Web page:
Sep 13, 2013
"I'm sorry, but we consider the situation is not under control."
Those were the words of Kazuhiko Yamashita, executive-level fellow for Fukushima plant operator Tokyo Electric Power Company when he was pressed by the opposition Democratic Party of Japan.
His statements directly contradict the claims of Japanese Prime Minister Shinzo Abe, who assured the International Olympic Committee meeting in Buenos Aires Saturday that the situation is under control.
TEPCO officials moved quickly to cover Yamashita's tracks, releasing a statement Friday declaring
It is our understanding that the Prime Minister intended his statement 'the situation is under control' to mean that the impact of radioactive materials is limited to the area within the port of the power station, and that the densities of radioactive materials on the surrounding waters are far below the referential densities and have not been on continuous upward trends. According to this understanding, we share the same views.
Yet, all evidence suggests that the crisis is far beyond the current abilities of the Japanese government and operator TEPCO to contain it.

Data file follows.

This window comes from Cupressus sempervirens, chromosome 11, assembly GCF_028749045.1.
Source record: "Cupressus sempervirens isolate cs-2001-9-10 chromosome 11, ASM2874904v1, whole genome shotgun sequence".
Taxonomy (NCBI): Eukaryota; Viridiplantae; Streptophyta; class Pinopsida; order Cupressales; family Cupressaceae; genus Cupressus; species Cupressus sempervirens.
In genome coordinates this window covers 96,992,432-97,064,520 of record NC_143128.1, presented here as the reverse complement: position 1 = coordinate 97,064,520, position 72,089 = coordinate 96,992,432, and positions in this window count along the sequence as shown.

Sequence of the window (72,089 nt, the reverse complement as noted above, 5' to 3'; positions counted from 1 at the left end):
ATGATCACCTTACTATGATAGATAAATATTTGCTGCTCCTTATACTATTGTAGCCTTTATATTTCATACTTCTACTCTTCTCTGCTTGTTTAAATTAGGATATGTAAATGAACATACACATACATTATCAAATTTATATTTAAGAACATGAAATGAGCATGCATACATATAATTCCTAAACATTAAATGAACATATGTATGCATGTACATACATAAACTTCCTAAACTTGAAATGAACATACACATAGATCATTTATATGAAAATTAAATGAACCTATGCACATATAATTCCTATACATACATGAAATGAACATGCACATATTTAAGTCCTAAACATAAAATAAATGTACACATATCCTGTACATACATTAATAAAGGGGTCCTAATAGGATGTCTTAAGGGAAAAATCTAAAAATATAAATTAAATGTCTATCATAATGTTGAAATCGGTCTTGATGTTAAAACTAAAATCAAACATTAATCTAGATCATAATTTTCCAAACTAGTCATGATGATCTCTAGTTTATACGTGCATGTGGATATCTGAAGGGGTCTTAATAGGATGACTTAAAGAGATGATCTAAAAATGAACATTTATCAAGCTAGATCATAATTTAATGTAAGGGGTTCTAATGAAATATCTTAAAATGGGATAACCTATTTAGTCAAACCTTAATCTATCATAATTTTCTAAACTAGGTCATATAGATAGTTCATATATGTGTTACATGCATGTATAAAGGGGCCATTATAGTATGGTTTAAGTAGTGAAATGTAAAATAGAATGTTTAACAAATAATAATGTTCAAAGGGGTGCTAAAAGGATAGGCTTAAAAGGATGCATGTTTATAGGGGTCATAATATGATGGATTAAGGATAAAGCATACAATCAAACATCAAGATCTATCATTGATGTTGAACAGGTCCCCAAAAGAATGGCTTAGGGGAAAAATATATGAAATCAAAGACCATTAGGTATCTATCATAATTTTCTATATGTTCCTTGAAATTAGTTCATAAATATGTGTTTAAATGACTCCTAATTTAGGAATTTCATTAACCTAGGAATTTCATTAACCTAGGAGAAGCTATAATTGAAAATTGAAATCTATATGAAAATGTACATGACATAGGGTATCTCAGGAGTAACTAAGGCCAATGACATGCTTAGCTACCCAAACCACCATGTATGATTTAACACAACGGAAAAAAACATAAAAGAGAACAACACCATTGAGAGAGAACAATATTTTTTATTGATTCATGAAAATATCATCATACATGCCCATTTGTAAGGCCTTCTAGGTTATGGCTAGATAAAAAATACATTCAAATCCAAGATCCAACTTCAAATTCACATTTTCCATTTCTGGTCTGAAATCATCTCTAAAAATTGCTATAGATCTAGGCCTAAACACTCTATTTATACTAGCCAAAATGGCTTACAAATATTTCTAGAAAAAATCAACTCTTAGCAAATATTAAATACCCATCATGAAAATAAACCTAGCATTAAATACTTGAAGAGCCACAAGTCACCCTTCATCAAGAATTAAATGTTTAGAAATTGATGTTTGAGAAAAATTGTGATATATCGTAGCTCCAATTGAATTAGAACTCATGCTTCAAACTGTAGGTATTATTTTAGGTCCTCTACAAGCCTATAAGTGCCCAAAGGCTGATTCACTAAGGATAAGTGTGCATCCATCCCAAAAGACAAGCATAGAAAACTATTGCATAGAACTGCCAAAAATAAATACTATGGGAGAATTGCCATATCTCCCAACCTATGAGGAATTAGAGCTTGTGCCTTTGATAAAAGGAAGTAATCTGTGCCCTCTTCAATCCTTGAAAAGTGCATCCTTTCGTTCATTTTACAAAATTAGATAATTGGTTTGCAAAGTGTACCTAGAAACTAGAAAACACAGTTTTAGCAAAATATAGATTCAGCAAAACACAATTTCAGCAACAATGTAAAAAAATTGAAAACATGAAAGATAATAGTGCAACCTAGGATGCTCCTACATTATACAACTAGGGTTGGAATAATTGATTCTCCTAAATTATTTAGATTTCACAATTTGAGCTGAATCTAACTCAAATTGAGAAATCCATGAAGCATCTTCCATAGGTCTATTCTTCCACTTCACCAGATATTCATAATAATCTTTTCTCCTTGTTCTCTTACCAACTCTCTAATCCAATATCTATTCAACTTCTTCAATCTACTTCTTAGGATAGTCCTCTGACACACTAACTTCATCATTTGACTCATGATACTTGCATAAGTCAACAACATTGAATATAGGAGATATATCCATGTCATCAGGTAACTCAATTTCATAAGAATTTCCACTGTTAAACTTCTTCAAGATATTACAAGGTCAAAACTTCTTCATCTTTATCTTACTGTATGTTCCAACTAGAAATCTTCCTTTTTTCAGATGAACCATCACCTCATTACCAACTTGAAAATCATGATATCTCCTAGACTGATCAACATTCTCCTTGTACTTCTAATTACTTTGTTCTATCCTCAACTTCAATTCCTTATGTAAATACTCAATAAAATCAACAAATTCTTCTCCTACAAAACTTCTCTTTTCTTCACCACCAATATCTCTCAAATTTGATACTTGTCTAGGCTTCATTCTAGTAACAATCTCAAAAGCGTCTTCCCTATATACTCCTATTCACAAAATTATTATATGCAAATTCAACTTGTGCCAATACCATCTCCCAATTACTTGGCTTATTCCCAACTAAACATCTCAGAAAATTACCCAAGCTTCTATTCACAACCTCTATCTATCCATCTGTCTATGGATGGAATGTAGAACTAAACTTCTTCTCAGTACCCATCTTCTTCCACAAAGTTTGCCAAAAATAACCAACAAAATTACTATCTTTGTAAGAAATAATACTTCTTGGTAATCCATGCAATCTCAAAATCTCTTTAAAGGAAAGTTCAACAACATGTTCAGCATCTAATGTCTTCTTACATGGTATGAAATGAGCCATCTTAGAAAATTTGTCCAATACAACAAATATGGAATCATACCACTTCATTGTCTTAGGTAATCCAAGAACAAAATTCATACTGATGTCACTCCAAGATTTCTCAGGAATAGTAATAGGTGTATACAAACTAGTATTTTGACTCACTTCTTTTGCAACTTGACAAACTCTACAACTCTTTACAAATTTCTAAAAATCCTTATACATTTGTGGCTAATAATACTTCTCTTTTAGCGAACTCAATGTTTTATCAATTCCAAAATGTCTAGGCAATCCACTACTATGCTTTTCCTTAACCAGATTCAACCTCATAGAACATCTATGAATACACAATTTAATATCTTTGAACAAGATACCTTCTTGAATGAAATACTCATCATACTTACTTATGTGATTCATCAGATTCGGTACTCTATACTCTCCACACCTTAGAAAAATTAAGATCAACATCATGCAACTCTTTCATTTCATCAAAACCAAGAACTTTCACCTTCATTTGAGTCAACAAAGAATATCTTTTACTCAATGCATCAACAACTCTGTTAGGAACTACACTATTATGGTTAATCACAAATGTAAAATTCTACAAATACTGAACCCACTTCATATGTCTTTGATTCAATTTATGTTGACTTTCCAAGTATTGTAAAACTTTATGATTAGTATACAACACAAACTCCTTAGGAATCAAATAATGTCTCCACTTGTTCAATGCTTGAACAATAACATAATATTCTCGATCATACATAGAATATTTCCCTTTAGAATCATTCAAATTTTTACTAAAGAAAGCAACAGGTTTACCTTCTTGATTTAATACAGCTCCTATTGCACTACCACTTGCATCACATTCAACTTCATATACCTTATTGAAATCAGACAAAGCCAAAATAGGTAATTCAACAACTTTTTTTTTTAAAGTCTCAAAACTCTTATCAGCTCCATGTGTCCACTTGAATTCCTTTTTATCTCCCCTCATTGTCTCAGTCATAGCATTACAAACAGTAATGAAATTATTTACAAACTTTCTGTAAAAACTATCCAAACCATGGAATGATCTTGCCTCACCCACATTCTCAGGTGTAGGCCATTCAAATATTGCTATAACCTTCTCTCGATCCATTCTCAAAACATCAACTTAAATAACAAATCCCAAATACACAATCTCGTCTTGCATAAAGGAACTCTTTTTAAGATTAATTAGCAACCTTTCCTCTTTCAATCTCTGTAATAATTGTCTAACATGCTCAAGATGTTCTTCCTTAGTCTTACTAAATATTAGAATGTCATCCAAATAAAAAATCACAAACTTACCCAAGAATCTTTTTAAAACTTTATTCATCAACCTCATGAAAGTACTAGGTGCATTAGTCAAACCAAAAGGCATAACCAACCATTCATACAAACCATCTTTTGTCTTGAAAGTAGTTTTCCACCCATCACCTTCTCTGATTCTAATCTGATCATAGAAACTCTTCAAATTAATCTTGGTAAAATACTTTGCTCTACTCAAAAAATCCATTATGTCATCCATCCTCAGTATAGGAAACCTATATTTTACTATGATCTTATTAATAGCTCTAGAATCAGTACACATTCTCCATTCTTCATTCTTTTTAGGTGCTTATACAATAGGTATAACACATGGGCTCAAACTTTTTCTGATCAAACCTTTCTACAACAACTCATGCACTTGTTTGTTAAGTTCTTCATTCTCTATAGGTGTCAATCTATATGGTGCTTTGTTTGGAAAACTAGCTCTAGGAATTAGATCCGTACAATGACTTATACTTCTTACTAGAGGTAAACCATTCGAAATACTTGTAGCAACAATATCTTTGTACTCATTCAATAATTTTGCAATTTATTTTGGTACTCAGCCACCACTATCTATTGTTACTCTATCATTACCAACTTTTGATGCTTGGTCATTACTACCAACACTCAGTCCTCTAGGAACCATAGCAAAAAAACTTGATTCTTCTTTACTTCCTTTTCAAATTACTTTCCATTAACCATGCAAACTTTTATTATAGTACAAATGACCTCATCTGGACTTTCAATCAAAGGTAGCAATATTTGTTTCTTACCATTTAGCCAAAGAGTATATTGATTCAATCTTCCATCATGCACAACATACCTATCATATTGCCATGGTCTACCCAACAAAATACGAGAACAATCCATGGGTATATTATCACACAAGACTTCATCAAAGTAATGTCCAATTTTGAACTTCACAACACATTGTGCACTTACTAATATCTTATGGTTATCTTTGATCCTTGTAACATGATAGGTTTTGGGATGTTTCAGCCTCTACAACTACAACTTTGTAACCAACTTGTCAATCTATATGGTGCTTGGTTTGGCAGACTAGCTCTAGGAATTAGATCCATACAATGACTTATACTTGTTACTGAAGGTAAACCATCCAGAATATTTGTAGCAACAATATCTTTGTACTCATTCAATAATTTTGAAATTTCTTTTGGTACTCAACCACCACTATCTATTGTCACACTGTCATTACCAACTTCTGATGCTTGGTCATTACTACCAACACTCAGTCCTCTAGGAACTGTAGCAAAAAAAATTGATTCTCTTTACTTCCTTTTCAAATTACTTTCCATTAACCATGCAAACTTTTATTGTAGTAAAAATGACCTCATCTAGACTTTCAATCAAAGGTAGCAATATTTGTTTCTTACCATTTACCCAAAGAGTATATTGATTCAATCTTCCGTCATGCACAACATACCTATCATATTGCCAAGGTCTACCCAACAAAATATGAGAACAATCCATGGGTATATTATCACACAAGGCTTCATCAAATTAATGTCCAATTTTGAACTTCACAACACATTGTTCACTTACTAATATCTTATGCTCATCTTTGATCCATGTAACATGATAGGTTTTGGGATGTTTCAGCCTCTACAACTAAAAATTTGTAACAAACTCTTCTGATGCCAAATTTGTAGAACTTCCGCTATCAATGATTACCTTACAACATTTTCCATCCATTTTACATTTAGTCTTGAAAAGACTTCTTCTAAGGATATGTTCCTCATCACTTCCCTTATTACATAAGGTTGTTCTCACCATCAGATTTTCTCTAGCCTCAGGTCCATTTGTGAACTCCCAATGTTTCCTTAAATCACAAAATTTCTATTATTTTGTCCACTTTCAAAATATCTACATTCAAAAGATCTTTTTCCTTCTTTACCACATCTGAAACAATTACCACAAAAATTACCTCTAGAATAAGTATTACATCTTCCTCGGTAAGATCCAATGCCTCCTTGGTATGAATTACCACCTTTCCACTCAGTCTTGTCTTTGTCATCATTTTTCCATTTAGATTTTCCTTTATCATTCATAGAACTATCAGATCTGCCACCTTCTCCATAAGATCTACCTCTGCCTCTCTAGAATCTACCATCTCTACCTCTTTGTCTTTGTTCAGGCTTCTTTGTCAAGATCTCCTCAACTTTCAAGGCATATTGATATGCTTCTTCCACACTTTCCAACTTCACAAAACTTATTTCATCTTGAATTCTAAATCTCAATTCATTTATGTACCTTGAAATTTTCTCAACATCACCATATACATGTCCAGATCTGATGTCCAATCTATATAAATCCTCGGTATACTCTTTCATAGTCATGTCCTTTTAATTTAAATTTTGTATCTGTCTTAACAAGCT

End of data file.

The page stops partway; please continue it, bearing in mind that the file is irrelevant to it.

Each day brings new disasters, with fresh reports on Friday that steam is billowing from a reactor. Radiation levels at the plant were found to be 18 times higher than TEPCO previously claimed, climbing to a high of 1800 millisieverts per hour--enough to kill a person in just four hours.
TEPCO has poured thousands of tons of water to cool the melted reactors, yet has no sustainable plan for storing it once contaminated. The temporary tanks where the radioactive water is currently being held are springing leaks, releasing the water into the groundwater, and by extension, the sea. TEPCO says it has resorted to patching tank leaks with plastic tape.
The Japanese government announced in early September it will invest $500 million to build a giant 'wall of ice' surrounding the plant. Yet, experts predict it will take at least 2 years to complete, and there is no evidence that this is enough to stem what has become a ballooning crisis.
The disaster was touched off by Japan's March 2011 earthquake and tsunami that led to the meltdown of fuel-rods at several reactors and continues to unleash toxic radiation into the air and sea. Over 160,000 people have been evacuated, transforming nearby areas into ghost towns in the worst nuclear disaster since Chernobyl. The Japanese government has been criticized for moving to re-start other nuclear facilities as the Fukushima crisis spirals.
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